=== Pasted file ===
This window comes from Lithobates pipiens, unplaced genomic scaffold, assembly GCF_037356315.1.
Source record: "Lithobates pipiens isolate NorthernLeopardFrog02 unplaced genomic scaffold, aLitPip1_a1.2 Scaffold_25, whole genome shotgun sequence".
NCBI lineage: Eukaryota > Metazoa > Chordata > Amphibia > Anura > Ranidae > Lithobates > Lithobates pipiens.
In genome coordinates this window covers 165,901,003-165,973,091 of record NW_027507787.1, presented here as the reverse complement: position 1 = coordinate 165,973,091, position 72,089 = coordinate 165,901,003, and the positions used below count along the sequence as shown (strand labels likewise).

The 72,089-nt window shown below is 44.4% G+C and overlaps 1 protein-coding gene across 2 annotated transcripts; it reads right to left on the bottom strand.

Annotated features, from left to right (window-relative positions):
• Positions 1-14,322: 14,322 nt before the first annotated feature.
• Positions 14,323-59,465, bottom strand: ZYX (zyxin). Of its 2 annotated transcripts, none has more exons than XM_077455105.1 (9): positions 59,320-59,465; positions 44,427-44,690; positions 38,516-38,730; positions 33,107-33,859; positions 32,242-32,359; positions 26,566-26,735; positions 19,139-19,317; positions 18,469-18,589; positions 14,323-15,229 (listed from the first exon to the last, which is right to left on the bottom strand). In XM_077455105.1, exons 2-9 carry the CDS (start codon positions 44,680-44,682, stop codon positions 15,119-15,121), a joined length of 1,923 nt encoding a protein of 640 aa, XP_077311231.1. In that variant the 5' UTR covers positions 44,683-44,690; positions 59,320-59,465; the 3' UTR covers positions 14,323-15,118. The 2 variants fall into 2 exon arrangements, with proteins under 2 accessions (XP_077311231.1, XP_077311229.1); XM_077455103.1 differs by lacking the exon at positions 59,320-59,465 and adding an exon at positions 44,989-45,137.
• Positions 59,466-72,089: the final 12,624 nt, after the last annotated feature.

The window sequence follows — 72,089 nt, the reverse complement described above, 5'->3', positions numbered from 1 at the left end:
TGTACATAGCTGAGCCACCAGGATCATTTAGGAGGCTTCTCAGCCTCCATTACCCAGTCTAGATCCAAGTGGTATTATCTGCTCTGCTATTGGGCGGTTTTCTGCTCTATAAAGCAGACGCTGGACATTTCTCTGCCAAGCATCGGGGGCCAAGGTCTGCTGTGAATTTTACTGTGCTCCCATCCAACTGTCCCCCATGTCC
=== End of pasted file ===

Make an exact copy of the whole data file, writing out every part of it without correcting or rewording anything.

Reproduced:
This window comes from Lithobates pipiens, unplaced genomic scaffold, assembly GCF_037356315.1.
Source record: "Lithobates pipiens isolate NorthernLeopardFrog02 unplaced genomic scaffold, aLitPip1_a1.2 Scaffold_25, whole genome shotgun sequence".
NCBI lineage: Eukaryota > Metazoa > Chordata > Amphibia > Anura > Ranidae > Lithobates > Lithobates pipiens.
In genome coordinates this window covers 165,901,003-165,973,091 of record NW_027507787.1, presented here as the reverse complement: position 1 = coordinate 165,973,091, position 72,089 = coordinate 165,901,003, and the positions used below count along the sequence as shown (strand labels likewise).

The 72,089-nt window shown below is 44.4% G+C and overlaps 1 protein-coding gene across 2 annotated transcripts; it reads right to left on the bottom strand.

Annotated features, from left to right (window-relative positions):
• Positions 1-14,322: 14,322 nt before the first annotated feature.
• Positions 14,323-59,465, bottom strand: ZYX (zyxin). Of its 2 annotated transcripts, none has more exons than XM_077455105.1 (9): positions 59,320-59,465; positions 44,427-44,690; positions 38,516-38,730; positions 33,107-33,859; positions 32,242-32,359; positions 26,566-26,735; positions 19,139-19,317; positions 18,469-18,589; positions 14,323-15,229 (listed from the first exon to the last, which is right to left on the bottom strand). In XM_077455105.1, exons 2-9 carry the CDS (start codon positions 44,680-44,682, stop codon positions 15,119-15,121), a joined length of 1,923 nt encoding a protein of 640 aa, XP_077311231.1. In that variant the 5' UTR covers positions 44,683-44,690; positions 59,320-59,465; the 3' UTR covers positions 14,323-15,118. The 2 variants fall into 2 exon arrangements, with proteins under 2 accessions (XP_077311231.1, XP_077311229.1); XM_077455103.1 differs by lacking the exon at positions 59,320-59,465 and adding an exon at positions 44,989-45,137.
• Positions 59,466-72,089: the final 12,624 nt, after the last annotated feature.

The window sequence follows — 72,089 nt, the reverse complement described above, 5'->3', positions numbered from 1 at the left end:
TGTACATAGCTGAGCCACCAGGATCATTTAGGAGGCTTCTCAGCCTCCATTACCCAGTCTAGATCCAAGTGGTATTATCTGCTCTGCTATTGGGCGGTTTTCTGCTCTATAAAGCAGACGCTGGACATTTCTCTGCCAAGCATCGGGGGCCAAGGTCTGCTGTGAATTTTACTGTGCTCCCATCCAACTGTCCCCCATGTCC